Because of the limited long-term efficacy of an individual-focused approach, more and more scholars have highlighted the importance of relationship-focused interventions. The delivery of these interventions has also posed challenges when children return to their families, if their families are not able to assist in the therapy.
In summary, suggested in our meta-analysis findings is that PCBR interventions might positively impact the psychosocial functioning of both parents and children.
It seems prudent to consider the application of PCBR in improving the psychosocial well-being of families, especially those at high risk. Footnotes Accepted January 25, Address correspondence to Cecilia L. The authors have indicated they have no financial relationships relevant to this article to disclose.
The authors have indicated they have no potential conflicts of interest to disclose.Featured Article. Aarhus University (AU) offers interdisciplinary study programmes within a wide range of academic fields, covering basic research, applied research, strategic research and .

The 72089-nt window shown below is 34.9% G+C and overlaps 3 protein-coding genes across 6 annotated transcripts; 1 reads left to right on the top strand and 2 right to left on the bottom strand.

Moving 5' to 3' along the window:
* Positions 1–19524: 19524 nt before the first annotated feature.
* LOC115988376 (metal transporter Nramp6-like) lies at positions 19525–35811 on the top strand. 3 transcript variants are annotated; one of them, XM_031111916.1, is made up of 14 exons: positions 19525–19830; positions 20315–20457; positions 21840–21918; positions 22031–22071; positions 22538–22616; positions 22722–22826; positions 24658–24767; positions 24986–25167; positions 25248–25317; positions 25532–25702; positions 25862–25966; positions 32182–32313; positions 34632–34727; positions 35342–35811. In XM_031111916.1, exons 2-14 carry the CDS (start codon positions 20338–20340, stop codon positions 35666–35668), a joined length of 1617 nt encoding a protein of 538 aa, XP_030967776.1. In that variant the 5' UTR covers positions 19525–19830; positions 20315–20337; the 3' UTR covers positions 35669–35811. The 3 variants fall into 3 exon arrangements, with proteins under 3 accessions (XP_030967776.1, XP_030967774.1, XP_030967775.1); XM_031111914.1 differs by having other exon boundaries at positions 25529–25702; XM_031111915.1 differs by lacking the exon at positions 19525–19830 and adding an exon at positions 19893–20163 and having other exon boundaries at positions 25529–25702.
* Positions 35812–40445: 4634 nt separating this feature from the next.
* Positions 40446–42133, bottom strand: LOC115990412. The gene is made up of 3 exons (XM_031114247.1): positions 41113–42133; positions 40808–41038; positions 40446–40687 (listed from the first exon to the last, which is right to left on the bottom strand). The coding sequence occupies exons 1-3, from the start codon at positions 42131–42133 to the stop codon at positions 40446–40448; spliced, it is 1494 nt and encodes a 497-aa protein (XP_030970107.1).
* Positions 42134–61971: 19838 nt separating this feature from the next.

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Play is essential to development because it contributes to the cognitive, physical, social, and emotional well-being of children and youth.
Play also offers an ideal opportunity for parents to engage fully with their children. Despite the benefits derived from play for both children and parents, time for free play has been markedly reduced for some children. Teachers’ social and emotional skills are important in helping them avoid burnout, increase well-being, and create a positive learning environment.
Teachers can start developing their emotional intelligence by cultivating self-awareness. The Formation Program at the St. Joseph Freinademetz Formation House (SFFH) is holistic in approach.